the impact this incident has had on our guests.

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Both are still facing major class action lawsuits.

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We love Worldwide Wednesdays on the CNN STUDENT
NEWS "Roll Call." It gives us another chance

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to go globetrotting to places like Nantou
County, Taiwan. And that`s where we are online

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at National Chi Nan University.

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Across the Pacific in San Pedro Sula, Honduras,
hello to the students of Esquella Internacional

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Sampedrana.

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And across the Atlantic, our final stuff is
in Lakenheath, England. Thank you for watching

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it, Lakenheath American Middle and High Schools.

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On cell phones and tablets, there are a lot
of apps and services we can get for free.

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What are the providers like Apple, Google,
Facebook or Pandora get out of it? For one

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thing, they`ll sell some ad space to businesses
that make money off that. For another, they

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get information. They learn a lot about us.
And Laurie Segall looks at how even our politics

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could factor in.

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Hey, Carl. Well, if you are one of the millions
of people who use Pandora to listen to music,

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the company says it knows more about you than
your favorite song. And they are hoping to

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cash in. Pandora`s planning to roll out a
new ad service to help political candidates

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target voters. That means the next time you
listen to Miley Cyrus or Jay-Z, you might

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get pegged as a Democrat or Republican. At
the heart of this, your zip code. When you

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sign up for Pandora, you`re entering your
zip code. That gives the company valuable

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geographical data. And they can tell a lot
about you by where you live. Now, in the past,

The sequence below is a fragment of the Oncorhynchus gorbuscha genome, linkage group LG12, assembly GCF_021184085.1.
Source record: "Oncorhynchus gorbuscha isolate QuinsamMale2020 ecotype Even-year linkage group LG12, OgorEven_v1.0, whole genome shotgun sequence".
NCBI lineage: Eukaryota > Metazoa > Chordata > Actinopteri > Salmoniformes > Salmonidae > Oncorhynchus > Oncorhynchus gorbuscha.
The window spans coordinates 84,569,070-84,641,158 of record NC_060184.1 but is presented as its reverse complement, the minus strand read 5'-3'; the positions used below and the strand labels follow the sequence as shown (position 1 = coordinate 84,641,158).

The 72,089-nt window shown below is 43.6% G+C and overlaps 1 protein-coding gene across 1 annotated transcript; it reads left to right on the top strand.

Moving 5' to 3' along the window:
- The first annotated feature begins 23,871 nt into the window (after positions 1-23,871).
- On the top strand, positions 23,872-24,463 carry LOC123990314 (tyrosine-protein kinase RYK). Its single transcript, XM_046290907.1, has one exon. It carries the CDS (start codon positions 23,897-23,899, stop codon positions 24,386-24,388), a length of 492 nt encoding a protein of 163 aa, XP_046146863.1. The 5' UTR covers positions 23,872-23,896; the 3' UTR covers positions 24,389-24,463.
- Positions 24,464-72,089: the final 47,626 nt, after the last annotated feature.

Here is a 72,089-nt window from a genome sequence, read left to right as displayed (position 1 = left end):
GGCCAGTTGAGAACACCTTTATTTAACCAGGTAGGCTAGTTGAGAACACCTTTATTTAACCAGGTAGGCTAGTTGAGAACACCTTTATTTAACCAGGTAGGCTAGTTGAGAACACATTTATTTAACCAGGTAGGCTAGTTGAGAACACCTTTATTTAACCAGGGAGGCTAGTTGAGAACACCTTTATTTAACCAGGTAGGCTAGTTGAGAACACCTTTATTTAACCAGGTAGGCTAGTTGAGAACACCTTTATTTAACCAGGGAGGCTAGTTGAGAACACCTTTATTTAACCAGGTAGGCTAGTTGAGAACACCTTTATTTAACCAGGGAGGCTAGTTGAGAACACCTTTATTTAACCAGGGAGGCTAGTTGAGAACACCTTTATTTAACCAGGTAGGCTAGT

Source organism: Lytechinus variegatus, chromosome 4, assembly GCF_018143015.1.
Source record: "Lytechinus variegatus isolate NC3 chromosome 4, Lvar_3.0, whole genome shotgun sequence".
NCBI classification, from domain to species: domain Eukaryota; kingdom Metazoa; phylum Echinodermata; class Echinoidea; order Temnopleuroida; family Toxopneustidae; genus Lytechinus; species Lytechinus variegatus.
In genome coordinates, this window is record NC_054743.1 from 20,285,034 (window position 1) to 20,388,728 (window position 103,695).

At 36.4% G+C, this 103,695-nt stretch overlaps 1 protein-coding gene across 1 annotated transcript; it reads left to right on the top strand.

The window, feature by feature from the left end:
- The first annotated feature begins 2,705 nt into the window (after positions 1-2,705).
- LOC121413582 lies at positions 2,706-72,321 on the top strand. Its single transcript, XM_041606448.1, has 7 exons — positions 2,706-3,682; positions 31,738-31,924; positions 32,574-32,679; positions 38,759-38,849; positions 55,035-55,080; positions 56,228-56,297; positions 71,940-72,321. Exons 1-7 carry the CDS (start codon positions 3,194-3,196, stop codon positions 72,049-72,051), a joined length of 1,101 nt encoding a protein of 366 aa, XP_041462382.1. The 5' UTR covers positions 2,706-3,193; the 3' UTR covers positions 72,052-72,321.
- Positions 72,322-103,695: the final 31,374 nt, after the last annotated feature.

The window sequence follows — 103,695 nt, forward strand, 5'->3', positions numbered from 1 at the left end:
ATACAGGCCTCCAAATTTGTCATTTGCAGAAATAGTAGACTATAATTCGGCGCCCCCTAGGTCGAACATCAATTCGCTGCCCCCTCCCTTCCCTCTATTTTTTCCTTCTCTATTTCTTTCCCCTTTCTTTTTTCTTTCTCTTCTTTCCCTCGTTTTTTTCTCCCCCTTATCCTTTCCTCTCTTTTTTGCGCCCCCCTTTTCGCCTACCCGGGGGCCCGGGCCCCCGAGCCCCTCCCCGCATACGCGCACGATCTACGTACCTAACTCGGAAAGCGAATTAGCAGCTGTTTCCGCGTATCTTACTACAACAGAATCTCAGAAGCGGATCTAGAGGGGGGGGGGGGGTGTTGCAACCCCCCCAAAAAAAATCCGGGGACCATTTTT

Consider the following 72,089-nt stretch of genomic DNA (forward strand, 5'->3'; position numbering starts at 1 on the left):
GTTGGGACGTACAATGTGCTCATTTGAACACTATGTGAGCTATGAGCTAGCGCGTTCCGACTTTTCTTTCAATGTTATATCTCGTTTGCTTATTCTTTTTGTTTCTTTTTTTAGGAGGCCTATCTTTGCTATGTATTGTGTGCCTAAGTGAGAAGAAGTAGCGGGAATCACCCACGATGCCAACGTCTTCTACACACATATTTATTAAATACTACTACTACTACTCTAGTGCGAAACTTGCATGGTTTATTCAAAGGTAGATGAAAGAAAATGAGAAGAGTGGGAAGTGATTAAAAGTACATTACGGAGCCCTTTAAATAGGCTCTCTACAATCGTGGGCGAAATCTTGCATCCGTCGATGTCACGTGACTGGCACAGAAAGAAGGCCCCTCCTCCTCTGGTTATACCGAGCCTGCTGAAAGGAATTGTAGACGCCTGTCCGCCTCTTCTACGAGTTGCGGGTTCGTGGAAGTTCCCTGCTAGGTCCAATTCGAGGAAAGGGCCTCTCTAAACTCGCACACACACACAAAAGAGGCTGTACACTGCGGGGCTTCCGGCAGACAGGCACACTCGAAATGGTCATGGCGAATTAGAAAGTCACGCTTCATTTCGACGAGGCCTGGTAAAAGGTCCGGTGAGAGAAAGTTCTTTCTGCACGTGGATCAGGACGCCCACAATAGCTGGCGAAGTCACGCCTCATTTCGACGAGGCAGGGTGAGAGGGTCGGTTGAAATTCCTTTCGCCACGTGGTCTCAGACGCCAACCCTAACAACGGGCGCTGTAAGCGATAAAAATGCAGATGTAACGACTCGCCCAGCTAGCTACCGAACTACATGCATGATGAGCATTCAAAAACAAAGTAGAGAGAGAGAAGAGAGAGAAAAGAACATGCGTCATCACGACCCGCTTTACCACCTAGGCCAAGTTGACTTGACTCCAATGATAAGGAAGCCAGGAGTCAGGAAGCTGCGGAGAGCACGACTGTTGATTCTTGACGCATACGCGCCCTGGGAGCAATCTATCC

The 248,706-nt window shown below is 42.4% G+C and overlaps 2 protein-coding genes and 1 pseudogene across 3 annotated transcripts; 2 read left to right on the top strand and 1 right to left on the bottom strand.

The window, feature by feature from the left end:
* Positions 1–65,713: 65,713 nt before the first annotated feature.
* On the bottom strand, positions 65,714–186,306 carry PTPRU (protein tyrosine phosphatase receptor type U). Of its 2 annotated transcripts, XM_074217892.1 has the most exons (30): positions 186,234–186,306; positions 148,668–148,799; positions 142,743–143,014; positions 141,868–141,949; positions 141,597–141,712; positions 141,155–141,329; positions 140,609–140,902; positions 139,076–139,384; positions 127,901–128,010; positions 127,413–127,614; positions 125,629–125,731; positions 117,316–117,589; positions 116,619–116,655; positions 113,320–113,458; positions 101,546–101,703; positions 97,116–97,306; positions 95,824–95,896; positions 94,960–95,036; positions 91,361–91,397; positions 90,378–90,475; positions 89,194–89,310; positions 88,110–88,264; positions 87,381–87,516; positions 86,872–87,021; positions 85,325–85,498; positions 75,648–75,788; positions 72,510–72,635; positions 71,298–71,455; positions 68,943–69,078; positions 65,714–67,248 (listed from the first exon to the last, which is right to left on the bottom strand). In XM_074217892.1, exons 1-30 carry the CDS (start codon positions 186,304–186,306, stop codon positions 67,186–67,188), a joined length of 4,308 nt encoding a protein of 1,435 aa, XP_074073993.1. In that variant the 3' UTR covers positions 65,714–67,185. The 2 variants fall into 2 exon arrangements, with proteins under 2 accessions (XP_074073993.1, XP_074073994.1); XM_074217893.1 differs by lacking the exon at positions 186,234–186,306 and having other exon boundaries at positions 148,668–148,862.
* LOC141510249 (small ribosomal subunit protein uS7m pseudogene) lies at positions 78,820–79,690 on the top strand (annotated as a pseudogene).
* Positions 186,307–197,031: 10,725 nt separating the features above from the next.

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Pandora has used this location data to look
at how other people in your area vote. Now,

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they are adding in to your listening preferences.
Now, using your location and what you`re listening

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to, Pandora says they determine your political
preference.

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So, let`s take a look at what Pandora says
your taste reveals about your politics. Listen

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to Daft Punk, Pandora may determine you`re
likely to vote Democrat. If you like country

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music, Pandora infers you`re more likely to
vote Republican. Love some Jay-Z? Well, according

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to Pandora it`s hard to determine your political
affiliation.

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Listen, Carl, one thing is for sure: those
apps on your smartphone, they are looking

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to make money, many of them are, and to do
that, they`ve got to get to know you better.

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That`s the advertising game and it looks like
Pandora`s got a head start. Carl.

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Before we go, when octopi attack. It doesn`t
typically occur unless they feel threatened.

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So, when this happened, the two divers off
the coast of California recently, they kept

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one camera rolling as an eight-foot giant
Pacific octopus tried to take out the other.

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The diver who posted this on YouTube thinks
the animal saw its reflection in the lens,

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mistook it for another octopus and went after
it. When the camera flashes went off, the

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octopus went away.

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Would you have stuck around? I can think of
eight good reasons not to. It`s interesting

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that diver never thought he octopushed it
away. It was eight armed and dangerous. I

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guess when that happen so fast, you don`t
have time to ink about it. CNN STUDENT NEWS

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dives back in tomorrow.

CNN Student News- December 22, 2016 - English Sub